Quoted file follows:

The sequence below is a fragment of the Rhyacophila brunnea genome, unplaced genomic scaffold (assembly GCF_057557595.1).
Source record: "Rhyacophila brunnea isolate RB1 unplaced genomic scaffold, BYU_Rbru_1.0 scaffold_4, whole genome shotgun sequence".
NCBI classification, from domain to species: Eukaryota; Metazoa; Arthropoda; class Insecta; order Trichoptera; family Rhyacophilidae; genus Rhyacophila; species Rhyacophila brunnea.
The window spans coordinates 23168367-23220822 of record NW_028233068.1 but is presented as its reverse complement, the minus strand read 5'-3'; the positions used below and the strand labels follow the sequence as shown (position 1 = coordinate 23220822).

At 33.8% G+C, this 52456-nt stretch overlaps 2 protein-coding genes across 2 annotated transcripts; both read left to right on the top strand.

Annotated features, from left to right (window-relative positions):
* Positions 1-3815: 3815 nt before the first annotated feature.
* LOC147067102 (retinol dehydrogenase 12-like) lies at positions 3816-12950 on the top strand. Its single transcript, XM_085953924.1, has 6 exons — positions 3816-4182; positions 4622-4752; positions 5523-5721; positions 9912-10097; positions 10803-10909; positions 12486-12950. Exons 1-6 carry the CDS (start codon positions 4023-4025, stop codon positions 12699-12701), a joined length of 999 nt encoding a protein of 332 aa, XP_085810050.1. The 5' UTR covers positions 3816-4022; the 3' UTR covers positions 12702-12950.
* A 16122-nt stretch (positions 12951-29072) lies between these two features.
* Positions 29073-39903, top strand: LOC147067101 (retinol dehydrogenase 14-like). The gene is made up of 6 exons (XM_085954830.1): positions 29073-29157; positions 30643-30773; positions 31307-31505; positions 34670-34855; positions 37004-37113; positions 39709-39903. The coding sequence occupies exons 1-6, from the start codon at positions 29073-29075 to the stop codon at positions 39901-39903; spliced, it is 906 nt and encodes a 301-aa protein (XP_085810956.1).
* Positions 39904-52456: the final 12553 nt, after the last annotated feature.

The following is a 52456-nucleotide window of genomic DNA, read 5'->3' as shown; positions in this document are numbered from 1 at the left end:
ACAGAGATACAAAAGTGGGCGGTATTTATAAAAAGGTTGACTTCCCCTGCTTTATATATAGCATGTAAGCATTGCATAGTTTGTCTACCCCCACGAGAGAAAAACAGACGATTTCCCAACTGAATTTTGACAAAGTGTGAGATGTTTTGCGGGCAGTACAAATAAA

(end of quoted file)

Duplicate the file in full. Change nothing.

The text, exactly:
The sequence below is a fragment of the Rhyacophila brunnea genome, unplaced genomic scaffold (assembly GCF_057557595.1).
Source record: "Rhyacophila brunnea isolate RB1 unplaced genomic scaffold, BYU_Rbru_1.0 scaffold_4, whole genome shotgun sequence".
NCBI classification, from domain to species: Eukaryota; Metazoa; Arthropoda; class Insecta; order Trichoptera; family Rhyacophilidae; genus Rhyacophila; species Rhyacophila brunnea.
The window spans coordinates 23168367-23220822 of record NW_028233068.1 but is presented as its reverse complement, the minus strand read 5'-3'; the positions used below and the strand labels follow the sequence as shown (position 1 = coordinate 23220822).

At 33.8% G+C, this 52456-nt stretch overlaps 2 protein-coding genes across 2 annotated transcripts; both read left to right on the top strand.

Annotated features, from left to right (window-relative positions):
* Positions 1-3815: 3815 nt before the first annotated feature.
* LOC147067102 (retinol dehydrogenase 12-like) lies at positions 3816-12950 on the top strand. Its single transcript, XM_085953924.1, has 6 exons — positions 3816-4182; positions 4622-4752; positions 5523-5721; positions 9912-10097; positions 10803-10909; positions 12486-12950. Exons 1-6 carry the CDS (start codon positions 4023-4025, stop codon positions 12699-12701), a joined length of 999 nt encoding a protein of 332 aa, XP_085810050.1. The 5' UTR covers positions 3816-4022; the 3' UTR covers positions 12702-12950.
* A 16122-nt stretch (positions 12951-29072) lies between these two features.
* Positions 29073-39903, top strand: LOC147067101 (retinol dehydrogenase 14-like). The gene is made up of 6 exons (XM_085954830.1): positions 29073-29157; positions 30643-30773; positions 31307-31505; positions 34670-34855; positions 37004-37113; positions 39709-39903. The coding sequence occupies exons 1-6, from the start codon at positions 29073-29075 to the stop codon at positions 39901-39903; spliced, it is 906 nt and encodes a 301-aa protein (XP_085810956.1).
* Positions 39904-52456: the final 12553 nt, after the last annotated feature.

The following is a 52456-nucleotide window of genomic DNA, read 5'->3' as shown; positions in this document are numbered from 1 at the left end:
ACAGAGATACAAAAGTGGGCGGTATTTATAAAAAGGTTGACTTCCCCTGCTTTATATATAGCATGTAAGCATTGCATAGTTTGTCTACCCCCACGAGAGAAAAACAGACGATTTCCCAACTGAATTTTGACAAAGTGTGAGATGTTTTGCGGGCAGTACAAATAAA